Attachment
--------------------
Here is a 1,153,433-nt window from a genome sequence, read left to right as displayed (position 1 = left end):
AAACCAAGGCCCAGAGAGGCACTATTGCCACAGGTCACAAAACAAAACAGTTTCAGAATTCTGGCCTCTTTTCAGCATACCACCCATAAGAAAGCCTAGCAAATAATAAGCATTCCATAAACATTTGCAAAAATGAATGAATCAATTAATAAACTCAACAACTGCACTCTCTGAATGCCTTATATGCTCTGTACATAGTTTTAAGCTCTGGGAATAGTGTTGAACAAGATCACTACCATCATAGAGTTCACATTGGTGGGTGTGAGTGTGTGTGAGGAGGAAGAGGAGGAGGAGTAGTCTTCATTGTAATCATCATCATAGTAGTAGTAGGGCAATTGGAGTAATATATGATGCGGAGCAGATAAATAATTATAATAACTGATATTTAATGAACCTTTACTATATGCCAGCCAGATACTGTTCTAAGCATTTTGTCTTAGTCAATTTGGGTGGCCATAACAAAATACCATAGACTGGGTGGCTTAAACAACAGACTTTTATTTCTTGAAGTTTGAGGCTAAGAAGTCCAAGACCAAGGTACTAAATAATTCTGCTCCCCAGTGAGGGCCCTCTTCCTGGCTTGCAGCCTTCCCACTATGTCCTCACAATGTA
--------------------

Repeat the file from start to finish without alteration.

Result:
Here is a 1,153,433-nt window from a genome sequence, read left to right as displayed (position 1 = left end):
AAACCAAGGCCCAGAGAGGCACTATTGCCACAGGTCACAAAACAAAACAGTTTCAGAATTCTGGCCTCTTTTCAGCATACCACCCATAAGAAAGCCTAGCAAATAATAAGCATTCCATAAACATTTGCAAAAATGAATGAATCAATTAATAAACTCAACAACTGCACTCTCTGAATGCCTTATATGCTCTGTACATAGTTTTAAGCTCTGGGAATAGTGTTGAACAAGATCACTACCATCATAGAGTTCACATTGGTGGGTGTGAGTGTGTGTGAGGAGGAAGAGGAGGAGGAGTAGTCTTCATTGTAATCATCATCATAGTAGTAGTAGGGCAATTGGAGTAATATATGATGCGGAGCAGATAAATAATTATAATAACTGATATTTAATGAACCTTTACTATATGCCAGCCAGATACTGTTCTAAGCATTTTGTCTTAGTCAATTTGGGTGGCCATAACAAAATACCATAGACTGGGTGGCTTAAACAACAGACTTTTATTTCTTGAAGTTTGAGGCTAAGAAGTCCAAGACCAAGGTACTAAATAATTCTGCTCCCCAGTGAGGGCCCTCTTCCTGGCTTGCAGCCTTCCCACTATGTCCTCACAATGTA